Idaho Relaxed


Trip Dates:
Jul 13, 2014 -- Jul 18, 2014
Cost:
$999.00
Location:
Plummer, ID
Booking Status:
Closed

This incredible bike tour takes in a pair of the most spectacular pathways in the U.S., featuring easy riding through wetlands, lakes, and meadows, with some fascinating regional history.

The first pathway we’ll ride is the Trail of the Coeur d’Alenes. Tracing the course of an abandoned Union Pacific Railroad right-of-way, the route reaches from the Silver Valley, situated near the Montana-Idaho border, to Plummer, not far from Idaho’s border with Washington. Trail number two, the Route of the Hiawatha, originates in Montana and burrows beneath the state line through the memorable 1.7-mile-long Taft Tunnel. We’ll then pass through several more tunnels and ride over numerous trestles, some of them an impressive 200-plus feet high.

With its gentle terrain, short daily distances, and gorgeous scenery, this trip is a great choice whether you’re a beginner seeking an introduction to supported bicycle touring or a cycling veteran craving a mellow, traffic-free adventure.


Start Date: Jul 13, 2014 End Date: Jul 18, 2014
Start Location: Plummer, ID End Location: Plummer, ID
Total Days: 6 Riding Days: 5
Rest Days: 1 Miles: 130
Average Daily Mileage: 26.0 Surface: Bike Trail/Paved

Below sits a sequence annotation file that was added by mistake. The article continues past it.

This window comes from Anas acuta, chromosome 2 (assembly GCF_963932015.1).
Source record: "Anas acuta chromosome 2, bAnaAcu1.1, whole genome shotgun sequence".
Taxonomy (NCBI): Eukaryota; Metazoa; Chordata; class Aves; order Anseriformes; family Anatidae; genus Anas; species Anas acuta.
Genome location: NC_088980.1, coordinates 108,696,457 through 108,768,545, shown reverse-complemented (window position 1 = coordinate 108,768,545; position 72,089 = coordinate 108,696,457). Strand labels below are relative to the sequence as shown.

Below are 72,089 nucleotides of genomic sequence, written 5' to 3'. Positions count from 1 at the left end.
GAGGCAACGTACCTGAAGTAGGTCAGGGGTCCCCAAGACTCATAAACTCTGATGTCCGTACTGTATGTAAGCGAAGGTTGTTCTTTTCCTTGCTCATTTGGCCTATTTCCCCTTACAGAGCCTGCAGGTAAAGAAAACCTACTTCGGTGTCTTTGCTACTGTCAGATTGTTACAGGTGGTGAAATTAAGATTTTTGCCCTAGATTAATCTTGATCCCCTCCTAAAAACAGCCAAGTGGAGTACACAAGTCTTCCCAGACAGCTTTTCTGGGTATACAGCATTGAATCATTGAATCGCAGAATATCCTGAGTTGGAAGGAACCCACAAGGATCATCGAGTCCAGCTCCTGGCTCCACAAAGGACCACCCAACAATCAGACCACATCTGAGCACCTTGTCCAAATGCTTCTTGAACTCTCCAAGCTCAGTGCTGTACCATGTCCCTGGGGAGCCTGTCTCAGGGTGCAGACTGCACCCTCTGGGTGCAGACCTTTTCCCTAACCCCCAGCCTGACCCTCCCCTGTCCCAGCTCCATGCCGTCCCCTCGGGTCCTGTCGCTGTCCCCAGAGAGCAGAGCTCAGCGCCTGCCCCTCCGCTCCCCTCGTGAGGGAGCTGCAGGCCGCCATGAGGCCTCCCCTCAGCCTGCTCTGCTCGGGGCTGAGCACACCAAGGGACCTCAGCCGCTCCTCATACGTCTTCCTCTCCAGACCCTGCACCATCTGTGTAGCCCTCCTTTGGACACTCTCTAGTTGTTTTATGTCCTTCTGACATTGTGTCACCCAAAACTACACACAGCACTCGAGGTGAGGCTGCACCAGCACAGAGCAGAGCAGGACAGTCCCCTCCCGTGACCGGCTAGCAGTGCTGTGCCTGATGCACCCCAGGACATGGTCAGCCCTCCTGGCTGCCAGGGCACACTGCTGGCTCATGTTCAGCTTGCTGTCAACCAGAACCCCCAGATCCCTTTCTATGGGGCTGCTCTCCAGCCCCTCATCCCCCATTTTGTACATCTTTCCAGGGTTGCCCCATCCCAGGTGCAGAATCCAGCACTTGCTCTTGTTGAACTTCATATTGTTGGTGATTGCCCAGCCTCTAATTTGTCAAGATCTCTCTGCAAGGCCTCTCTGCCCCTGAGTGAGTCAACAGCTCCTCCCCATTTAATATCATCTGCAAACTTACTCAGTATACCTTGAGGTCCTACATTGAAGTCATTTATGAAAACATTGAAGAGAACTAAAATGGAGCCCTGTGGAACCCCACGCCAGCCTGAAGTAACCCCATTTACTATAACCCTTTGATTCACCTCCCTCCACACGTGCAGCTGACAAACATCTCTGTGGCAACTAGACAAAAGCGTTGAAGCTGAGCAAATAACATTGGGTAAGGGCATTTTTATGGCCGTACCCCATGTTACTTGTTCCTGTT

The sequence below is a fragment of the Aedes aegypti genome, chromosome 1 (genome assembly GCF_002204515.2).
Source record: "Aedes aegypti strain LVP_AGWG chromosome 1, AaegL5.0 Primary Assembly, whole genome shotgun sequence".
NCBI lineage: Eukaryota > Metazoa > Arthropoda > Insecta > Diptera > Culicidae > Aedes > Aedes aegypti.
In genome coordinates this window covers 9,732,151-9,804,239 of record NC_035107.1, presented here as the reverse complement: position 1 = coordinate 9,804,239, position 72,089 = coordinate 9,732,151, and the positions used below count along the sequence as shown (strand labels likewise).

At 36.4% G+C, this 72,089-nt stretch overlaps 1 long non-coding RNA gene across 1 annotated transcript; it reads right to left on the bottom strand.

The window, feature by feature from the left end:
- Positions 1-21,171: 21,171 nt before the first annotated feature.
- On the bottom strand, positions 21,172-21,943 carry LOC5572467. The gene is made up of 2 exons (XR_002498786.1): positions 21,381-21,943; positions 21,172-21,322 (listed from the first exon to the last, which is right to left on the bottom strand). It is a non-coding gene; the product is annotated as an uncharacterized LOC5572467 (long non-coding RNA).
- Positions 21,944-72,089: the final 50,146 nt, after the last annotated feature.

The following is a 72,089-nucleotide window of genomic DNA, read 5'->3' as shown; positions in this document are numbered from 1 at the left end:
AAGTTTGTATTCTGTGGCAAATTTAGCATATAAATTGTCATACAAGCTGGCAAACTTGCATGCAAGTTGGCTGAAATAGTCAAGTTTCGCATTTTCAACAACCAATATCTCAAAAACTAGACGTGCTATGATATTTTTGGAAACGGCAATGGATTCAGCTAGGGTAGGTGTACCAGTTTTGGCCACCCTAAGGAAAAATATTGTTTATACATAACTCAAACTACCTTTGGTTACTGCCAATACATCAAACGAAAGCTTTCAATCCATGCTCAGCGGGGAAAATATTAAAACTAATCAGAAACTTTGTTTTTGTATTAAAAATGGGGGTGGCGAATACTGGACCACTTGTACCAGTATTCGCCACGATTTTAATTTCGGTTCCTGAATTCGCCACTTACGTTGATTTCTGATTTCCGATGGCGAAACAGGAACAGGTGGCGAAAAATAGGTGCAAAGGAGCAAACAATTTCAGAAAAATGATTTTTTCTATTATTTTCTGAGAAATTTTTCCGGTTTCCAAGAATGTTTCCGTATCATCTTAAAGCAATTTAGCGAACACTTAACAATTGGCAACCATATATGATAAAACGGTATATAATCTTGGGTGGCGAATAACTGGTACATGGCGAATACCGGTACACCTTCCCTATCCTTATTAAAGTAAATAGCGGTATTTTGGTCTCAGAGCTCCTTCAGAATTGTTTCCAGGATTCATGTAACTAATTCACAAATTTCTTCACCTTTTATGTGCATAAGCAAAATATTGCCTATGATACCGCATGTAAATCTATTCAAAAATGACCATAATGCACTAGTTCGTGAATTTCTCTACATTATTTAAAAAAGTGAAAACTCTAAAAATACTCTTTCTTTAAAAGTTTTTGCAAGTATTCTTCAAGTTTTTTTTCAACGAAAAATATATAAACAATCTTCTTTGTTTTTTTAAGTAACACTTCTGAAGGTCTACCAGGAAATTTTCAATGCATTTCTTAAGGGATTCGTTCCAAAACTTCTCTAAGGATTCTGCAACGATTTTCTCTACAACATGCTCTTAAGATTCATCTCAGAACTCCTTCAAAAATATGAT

Riders: 45 Airport: Spokane Int'l (Spokane, WA)
Tour Leader: Kelly DuBay Caterer: Culinary Insider (Anne)
Meals: Catered meals Accommodations: Camping, Motel Options
Type: Supported Technical Difficulty: Easy
Physical Difficulty: Beginner Level of Support: Fully Supported
Cost: $999.00

Day 1

Plummer, Idaho. You'll meet your fellow riders, your tour leader and staff, and your caterer at today's orientation meeting at the western terminus of the Trail of the Coeur d'Alenes. Following introductions and a lip-smacking dinner, you'll crawl into your tent and dream of the upcoming five days of carefree cycling.

Day 2

Plummer to Cataldo, 42 miles. After breakfast, we'll climb aboard our touring bikes and begin coasting along Coeur d'Alene Lake over the photogenic, 3,100-foot Chatcolet Bridge, with its cool stair-step design that's a blast to ride over. Built in 1921 as a railroad bridge, it's expressly for cyclists and hikers today. We'll continue along the trail at a slightly downhill grade past marshes and wetlands, squeezing between Swan Lake and Cave Lake along the Coeur d'Alene River. You'll want to be sure to keep an eye out for the incredible variety of birds, including osprey, that summer in the area. Our camp is just outside Cataldo at the Kahnderosa Campground.

Day 3

Cataldo to Kellogg, 20 miles. Today we'll continue pointing our bikes down the Trail of the Coeur d'Alenes, alongside the river and through pine forests to Kellogg, Idaho. Once a mining boomtown, Kellogg is now a resort village. Along the way, we'll take a side trip to the Old Mission State Park and visit the oldest intact building in Idaho, the Sacred Heart Mission, which was built between 1850 and 1853 by Catholic missionaries and members of the Coeur d'Alene tribe without use of a single nail. Later in the afternoon, you'll have the opportunity to browse around uptown Kellogg. You might even choose to splash around at Silver Rapids, Silver Mountain Resort's huge indoor water park.